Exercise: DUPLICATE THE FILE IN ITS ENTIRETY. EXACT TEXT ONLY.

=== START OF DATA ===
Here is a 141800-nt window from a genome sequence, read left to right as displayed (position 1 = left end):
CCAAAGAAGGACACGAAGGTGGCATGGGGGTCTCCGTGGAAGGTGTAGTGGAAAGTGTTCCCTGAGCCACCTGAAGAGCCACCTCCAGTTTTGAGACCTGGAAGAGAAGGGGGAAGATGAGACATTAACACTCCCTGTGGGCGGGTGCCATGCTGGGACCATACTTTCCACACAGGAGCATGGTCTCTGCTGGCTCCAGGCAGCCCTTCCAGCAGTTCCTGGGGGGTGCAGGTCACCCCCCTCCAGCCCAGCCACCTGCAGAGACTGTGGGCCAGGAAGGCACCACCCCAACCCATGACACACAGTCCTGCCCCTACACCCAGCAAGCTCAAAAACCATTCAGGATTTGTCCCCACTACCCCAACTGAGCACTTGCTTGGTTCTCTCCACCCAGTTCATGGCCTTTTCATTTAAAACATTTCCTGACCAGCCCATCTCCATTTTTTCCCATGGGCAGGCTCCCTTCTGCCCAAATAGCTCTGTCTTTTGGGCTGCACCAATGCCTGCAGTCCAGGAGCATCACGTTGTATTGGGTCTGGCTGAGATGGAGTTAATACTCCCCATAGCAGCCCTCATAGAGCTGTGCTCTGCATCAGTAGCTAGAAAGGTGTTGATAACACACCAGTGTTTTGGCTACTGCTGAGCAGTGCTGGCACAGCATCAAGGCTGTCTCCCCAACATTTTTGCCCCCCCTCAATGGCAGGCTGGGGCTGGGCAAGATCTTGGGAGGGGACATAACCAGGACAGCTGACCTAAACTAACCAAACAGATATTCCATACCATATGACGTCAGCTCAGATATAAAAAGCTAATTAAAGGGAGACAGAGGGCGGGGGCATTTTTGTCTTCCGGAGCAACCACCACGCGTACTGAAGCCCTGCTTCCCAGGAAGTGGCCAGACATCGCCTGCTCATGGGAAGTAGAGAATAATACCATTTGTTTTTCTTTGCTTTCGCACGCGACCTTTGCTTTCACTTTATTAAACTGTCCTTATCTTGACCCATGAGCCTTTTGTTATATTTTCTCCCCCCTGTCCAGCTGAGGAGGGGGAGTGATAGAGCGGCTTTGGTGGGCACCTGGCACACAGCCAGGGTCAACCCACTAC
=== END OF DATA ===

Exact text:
Here is a 141800-nt window from a genome sequence, read left to right as displayed (position 1 = left end):
CCAAAGAAGGACACGAAGGTGGCATGGGGGTCTCCGTGGAAGGTGTAGTGGAAAGTGTTCCCTGAGCCACCTGAAGAGCCACCTCCAGTTTTGAGACCTGGAAGAGAAGGGGGAAGATGAGACATTAACACTCCCTGTGGGCGGGTGCCATGCTGGGACCATACTTTCCACACAGGAGCATGGTCTCTGCTGGCTCCAGGCAGCCCTTCCAGCAGTTCCTGGGGGGTGCAGGTCACCCCCCTCCAGCCCAGCCACCTGCAGAGACTGTGGGCCAGGAAGGCACCACCCCAACCCATGACACACAGTCCTGCCCCTACACCCAGCAAGCTCAAAAACCATTCAGGATTTGTCCCCACTACCCCAACTGAGCACTTGCTTGGTTCTCTCCACCCAGTTCATGGCCTTTTCATTTAAAACATTTCCTGACCAGCCCATCTCCATTTTTTCCCATGGGCAGGCTCCCTTCTGCCCAAATAGCTCTGTCTTTTGGGCTGCACCAATGCCTGCAGTCCAGGAGCATCACGTTGTATTGGGTCTGGCTGAGATGGAGTTAATACTCCCCATAGCAGCCCTCATAGAGCTGTGCTCTGCATCAGTAGCTAGAAAGGTGTTGATAACACACCAGTGTTTTGGCTACTGCTGAGCAGTGCTGGCACAGCATCAAGGCTGTCTCCCCAACATTTTTGCCCCCCCTCAATGGCAGGCTGGGGCTGGGCAAGATCTTGGGAGGGGACATAACCAGGACAGCTGACCTAAACTAACCAAACAGATATTCCATACCATATGACGTCAGCTCAGATATAAAAAGCTAATTAAAGGGAGACAGAGGGCGGGGGCATTTTTGTCTTCCGGAGCAACCACCACGCGTACTGAAGCCCTGCTTCCCAGGAAGTGGCCAGACATCGCCTGCTCATGGGAAGTAGAGAATAATACCATTTGTTTTTCTTTGCTTTCGCACGCGACCTTTGCTTTCACTTTATTAAACTGTCCTTATCTTGACCCATGAGCCTTTTGTTATATTTTCTCCCCCCTGTCCAGCTGAGGAGGGGGAGTGATAGAGCGGCTTTGGTGGGCACCTGGCACACAGCCAGGGTCAACCCACTAC